While the current trend amongst arbitral institutions is to introduce fast-track rules for smaller cases to speed up the process and reduce costs, the latest stats from the LCIA reveal this is happening despite their lack of any expedited rules. The LCIA Report “Costs and Duration: 2013 – 2016” shows that in claims below USD 1m they are appointing sole arbitrators who manage the cases efficiently without the need for special rules designed to speed them up. These smaller cases last 9 months on average, whereas the larger cases last 16 months. This is welcome news, particularly for SMEs, where costs of arbitration have, like litigation, all too often been disproportionate to the sums in dispute.

Fast-track Procedures

Many institutions have introduced fast-track procedures to address criticism that arbitration is too slow and too expensive for smaller claims. These broadly followed two approaches. The first, described as opt-in, requires an explicit agreement to fast-track arbitration, either in the arbitration clause or in the submission agreement. The Kuala Lumpur Regional Centre for Arbitration (KLRCA) Fast Track Arbitration Rules 2013 is a good example of this approach. The second, opt-out approach has been adopted by the Hong Kong International Arbitration Centre (HKIAC), the Singapore International Arbitration Centre (SIAC) and the International Chamber of Commerce (ICC). Their fast-track procedures are mandatory for claims up to a range of values - HKD 25m under the HKIAC Administered Arbitration Rules 2013, SGD 6m under the SIAC Rules 2016 and USD 2m under the ICC Rules of Arbitration 2017. In all cases the parties can also choose to use the expedited procedure for higher value cases, or parties can agree to opt-out.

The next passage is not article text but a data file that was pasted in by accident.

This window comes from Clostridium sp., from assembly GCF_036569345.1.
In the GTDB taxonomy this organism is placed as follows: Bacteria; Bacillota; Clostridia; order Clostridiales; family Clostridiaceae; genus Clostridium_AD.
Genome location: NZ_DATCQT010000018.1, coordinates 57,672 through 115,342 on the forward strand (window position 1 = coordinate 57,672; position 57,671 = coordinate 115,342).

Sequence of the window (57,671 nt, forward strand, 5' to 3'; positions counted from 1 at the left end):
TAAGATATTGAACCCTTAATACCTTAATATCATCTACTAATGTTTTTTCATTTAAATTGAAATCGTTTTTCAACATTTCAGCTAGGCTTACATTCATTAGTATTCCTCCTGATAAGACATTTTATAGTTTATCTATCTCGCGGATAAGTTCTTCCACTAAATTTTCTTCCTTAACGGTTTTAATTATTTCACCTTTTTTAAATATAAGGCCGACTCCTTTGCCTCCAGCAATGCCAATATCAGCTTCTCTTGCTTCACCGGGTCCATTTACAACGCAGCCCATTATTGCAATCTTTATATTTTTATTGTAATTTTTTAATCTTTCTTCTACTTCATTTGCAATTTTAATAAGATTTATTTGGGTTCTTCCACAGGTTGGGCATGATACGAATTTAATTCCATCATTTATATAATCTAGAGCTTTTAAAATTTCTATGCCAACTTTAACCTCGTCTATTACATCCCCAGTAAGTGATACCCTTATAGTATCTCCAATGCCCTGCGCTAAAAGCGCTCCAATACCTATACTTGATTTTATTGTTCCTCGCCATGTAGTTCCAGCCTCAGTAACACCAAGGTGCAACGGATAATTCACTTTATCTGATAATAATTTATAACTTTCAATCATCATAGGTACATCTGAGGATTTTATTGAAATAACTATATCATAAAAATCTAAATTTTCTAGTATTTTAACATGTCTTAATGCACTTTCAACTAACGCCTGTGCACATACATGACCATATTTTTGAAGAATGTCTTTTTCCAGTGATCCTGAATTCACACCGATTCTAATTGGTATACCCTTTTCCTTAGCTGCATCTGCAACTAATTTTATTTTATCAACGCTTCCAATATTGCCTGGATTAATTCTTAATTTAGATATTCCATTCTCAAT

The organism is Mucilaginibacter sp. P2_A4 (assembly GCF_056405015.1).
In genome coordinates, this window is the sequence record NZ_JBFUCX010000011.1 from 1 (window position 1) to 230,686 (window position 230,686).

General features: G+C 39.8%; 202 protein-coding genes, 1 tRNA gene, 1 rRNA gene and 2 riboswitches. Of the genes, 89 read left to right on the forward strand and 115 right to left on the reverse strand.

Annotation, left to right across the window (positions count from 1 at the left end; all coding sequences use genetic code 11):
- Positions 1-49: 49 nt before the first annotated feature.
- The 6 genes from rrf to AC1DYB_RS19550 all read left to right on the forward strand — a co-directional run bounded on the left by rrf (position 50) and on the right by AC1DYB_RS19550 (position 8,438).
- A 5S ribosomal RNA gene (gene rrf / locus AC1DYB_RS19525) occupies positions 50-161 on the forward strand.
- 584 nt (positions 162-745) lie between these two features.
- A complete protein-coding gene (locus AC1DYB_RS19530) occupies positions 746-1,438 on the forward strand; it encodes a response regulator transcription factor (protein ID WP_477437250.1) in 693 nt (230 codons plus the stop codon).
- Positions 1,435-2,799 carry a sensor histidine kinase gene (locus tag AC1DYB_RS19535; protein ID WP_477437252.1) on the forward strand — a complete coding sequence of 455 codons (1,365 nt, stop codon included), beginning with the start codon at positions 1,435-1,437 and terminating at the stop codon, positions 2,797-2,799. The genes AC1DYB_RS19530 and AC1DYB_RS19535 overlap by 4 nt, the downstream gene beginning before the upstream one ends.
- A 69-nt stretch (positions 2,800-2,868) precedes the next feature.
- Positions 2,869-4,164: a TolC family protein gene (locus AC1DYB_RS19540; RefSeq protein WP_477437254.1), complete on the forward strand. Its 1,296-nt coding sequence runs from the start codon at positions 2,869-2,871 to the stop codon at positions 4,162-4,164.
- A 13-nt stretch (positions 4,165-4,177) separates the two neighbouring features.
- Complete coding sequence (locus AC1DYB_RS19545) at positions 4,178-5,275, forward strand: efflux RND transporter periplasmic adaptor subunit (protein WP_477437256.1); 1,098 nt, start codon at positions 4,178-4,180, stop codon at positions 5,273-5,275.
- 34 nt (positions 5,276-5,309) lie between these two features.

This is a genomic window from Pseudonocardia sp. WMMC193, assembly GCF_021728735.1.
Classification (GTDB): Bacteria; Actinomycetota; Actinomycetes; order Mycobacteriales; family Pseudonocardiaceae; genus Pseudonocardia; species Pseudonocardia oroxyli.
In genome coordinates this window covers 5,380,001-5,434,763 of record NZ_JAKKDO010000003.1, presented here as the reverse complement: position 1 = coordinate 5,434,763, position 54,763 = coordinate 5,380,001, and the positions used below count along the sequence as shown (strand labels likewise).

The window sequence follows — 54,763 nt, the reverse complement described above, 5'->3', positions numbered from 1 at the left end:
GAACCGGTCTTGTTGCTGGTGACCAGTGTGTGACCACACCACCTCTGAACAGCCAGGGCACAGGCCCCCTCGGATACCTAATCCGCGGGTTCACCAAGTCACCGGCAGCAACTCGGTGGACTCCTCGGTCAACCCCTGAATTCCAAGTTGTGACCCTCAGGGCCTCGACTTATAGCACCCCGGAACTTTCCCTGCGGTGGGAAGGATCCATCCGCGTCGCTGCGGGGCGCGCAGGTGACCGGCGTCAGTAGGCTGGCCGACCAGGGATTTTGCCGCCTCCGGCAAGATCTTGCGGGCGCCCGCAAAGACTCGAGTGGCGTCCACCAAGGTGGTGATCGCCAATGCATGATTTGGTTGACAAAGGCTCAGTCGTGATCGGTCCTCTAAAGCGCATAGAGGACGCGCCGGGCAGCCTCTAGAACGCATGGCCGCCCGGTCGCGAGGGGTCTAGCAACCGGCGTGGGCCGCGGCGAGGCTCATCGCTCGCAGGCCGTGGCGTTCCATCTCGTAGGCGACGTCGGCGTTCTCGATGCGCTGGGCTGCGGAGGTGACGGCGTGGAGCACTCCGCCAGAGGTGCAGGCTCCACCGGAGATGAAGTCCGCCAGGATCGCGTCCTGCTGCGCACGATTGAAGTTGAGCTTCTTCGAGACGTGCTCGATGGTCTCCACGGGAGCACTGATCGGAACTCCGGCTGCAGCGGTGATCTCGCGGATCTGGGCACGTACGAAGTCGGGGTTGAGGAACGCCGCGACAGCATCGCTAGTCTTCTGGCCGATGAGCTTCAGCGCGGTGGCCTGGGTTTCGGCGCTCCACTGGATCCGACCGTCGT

These rules are commendable, and it would seem that they are influencing the speed of arbitrations even when no expedited rules apply. The expedited rules are relatively new, so little information is available to conclude whether they are more effective than arbitrators’ adoption of free-style expedition. It will be interesting to see the reports from the other institutions if this is reflected in their statistics.

The LCIA Approach

One of the criticisms of opt-out rules is their mandatory application unless the parties opted out when entering into the arbitration agreement. In a recent survey by Queen Mary University of London and White & Case, 92% of respondents favoured simplified rules but only 33% were happy with their mandatory application for smaller claims, whereas 59% only wanted them as an option to apply if both parties agreed after a dispute had arisen. The fact that the LCIA does not have such a scheme whilst many others do makes the lack of such a scheme a distinguishing feature, and it will be interesting to see whether this becomes an advantage or a disadvantage.

The LCIA makes a virtue out of the absence of a mandatory scheme and focuses on the adaptability of its Arbitration Rules 2014 by suggesting in its FAQs that “should the parties wish to provide, in their contract, for fast-track arbitration, the LCIA will provide recommended clauses for this purpose.”

Comment

This is the latest example of competition between the arbitral institutions to attract users leading to continual innovation, giving users more choices and better solutions.